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Analysis: The Anstie Deal

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It is going to shock a lot of people that Max Anstie is moving back to the United States and will be tackling the full Monster Energy Supercross series, but this was inevitably going to happen at some point. Anstie stated on multiple occasions that he has a burning desire to return to the bright lights of Southern California. The most shocking thing would have been if he finished his career in Europe and never dabbled in the American stuff again.

It is a surprise that he is jumping straight into the 450SX class, as most would think that 250SX would be a comfortable spot to start. The premier-class deal with H.E.P Motorsports was the best package on the table though and there are actually many positives to racing all seventeen rounds of Monster Energy Supercross. Anstie would have been guaranteed success in the 250SX category – that is a safe assumption based on his experience and past results – but then an eight-round series is such a small sample size.

There would not have been much time to grow and build, something that will be necessary with a relatively late start. By competing in all seventeen rounds in the 450SX class he has an opportunity to show what he can do on a bigger stage and take advantage of knowledge gained in race situations. Would podium finishes be easier to obtain in the regional series? Yeah, sure. There is almost no doubt that he would have collected some silverware on either coast. Perhaps top-ten finishes in 450SX will do more for his stock though?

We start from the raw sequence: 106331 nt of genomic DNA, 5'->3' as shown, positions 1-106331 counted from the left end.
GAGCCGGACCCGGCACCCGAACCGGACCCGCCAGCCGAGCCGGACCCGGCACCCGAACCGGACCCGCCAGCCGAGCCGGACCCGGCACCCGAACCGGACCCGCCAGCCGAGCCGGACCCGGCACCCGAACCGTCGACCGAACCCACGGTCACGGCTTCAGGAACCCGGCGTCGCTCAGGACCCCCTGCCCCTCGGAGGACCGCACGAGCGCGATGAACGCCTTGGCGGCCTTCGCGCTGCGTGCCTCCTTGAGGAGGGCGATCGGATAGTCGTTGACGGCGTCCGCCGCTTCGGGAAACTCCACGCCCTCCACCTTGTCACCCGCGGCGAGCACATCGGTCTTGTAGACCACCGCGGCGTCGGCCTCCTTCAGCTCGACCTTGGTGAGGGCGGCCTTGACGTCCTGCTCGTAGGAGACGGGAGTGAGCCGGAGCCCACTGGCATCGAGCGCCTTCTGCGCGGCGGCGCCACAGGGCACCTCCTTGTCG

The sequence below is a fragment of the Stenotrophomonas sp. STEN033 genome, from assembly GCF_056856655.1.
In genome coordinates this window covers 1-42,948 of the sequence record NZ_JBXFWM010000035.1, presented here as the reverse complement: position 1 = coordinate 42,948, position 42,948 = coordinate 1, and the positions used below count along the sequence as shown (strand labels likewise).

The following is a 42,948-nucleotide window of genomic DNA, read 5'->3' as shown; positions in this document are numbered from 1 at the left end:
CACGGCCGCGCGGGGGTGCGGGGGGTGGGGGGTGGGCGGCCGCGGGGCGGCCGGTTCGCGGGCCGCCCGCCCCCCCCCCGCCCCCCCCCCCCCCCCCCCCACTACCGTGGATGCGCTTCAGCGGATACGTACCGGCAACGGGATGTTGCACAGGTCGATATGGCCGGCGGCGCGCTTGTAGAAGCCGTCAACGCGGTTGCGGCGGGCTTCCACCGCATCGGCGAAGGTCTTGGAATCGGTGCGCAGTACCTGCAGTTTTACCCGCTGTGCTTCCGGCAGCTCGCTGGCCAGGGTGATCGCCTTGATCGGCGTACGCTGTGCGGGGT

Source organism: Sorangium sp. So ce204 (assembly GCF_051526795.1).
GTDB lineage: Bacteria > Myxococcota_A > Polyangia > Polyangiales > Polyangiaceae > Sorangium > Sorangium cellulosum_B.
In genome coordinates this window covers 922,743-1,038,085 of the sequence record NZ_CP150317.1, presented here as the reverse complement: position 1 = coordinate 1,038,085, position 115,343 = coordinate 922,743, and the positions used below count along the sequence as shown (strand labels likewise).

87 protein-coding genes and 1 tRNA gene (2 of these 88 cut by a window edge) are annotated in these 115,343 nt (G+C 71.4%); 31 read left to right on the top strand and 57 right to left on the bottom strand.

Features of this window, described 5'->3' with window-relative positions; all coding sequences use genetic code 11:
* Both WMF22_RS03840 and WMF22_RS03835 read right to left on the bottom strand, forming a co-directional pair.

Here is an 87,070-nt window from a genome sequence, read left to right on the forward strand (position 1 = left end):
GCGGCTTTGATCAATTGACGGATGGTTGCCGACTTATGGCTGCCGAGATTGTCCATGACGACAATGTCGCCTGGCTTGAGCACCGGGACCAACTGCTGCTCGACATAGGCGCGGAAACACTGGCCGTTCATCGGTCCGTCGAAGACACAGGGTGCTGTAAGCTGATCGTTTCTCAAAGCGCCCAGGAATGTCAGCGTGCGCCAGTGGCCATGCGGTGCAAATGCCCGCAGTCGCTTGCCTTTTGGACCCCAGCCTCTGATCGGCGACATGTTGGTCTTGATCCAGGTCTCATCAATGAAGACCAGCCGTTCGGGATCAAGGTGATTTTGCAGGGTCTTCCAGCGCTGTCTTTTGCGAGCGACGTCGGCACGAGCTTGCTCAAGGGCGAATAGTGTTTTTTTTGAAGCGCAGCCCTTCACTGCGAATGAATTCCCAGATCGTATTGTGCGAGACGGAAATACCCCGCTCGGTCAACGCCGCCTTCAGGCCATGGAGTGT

There are some who probably think it is insane to think Anstie would fight for the podium finishes in 250SX right off the bat, but that is based on what history has taught us. Anstie last lined up in the Monster Energy Supercross series as a sixteen-year-old and logged a fourth-place finish in San Diego with Star Racing. There was a pretty stacked field in 250SX West that year as well as he battled with the likes of Jake Weimer, Cole Seely, Wil Hahn, Trey Canard, Broc Tickle and Josh Hansen. It is easy to forget where he came from.

Is Anstie going to be missed in the FIM Motocross World Championship? There is absolutely no doubt about it, both on and off of the track. Losing a personality like that is always going to be tough on promoters. This is an especially bleak period for British fans as Tommy Searle has also stepped away from the world stage. It is a bit of a blow but there is almost more of a reason to root for Anstie now. There has not been a British rider who has taken on the American scene since, well, he did it in 2010 (Dean Wilson is in his own category).

If Anstie never returns to the Grand Prix scene, which is obviously a possibility at this point, then a cool stat to fall back on is that he won the very last race he completed in the premier class. Very few guys exit on a note like that. The fact is both baffling and intriguing though, as it really shines a light on the fact that he is deserving of a factory-supported seat. Anstie never should have got to September without a deal in place, let alone December, but that rocky road has led him to an exciting opportunity that has made him genuinely happy. Every cloud and all of that.

There is another interesting point to think about here, not that it is relevant or really matters in the grand scheme of things. Pulling guys over from the United States has been a touchy subject for Team Great Britain at the Motocross of Nations in the past. Even if the budget is in place to get Anstie across at the end of the season, there is no Suzuki team in Europe to lend him equipment or give him a base to work from. Is it too early to rule him out of that race? Does anyone even care at this point? Probably not.

Back to the topic at hand: This is going to be an extremely intriguing subplot to follow throughout the new season. The only thing to remember is that he may not set the world alight right out of the gate at Anaheim 1 – it will take time for him to get his ducks in a row. The thought of where he could be by the time that the series hits Salt Lake City is really a mouth-watering prospect though.

Words: Lewis Phillips | Lead Image: Ray Archer


MX Vice Editor || 25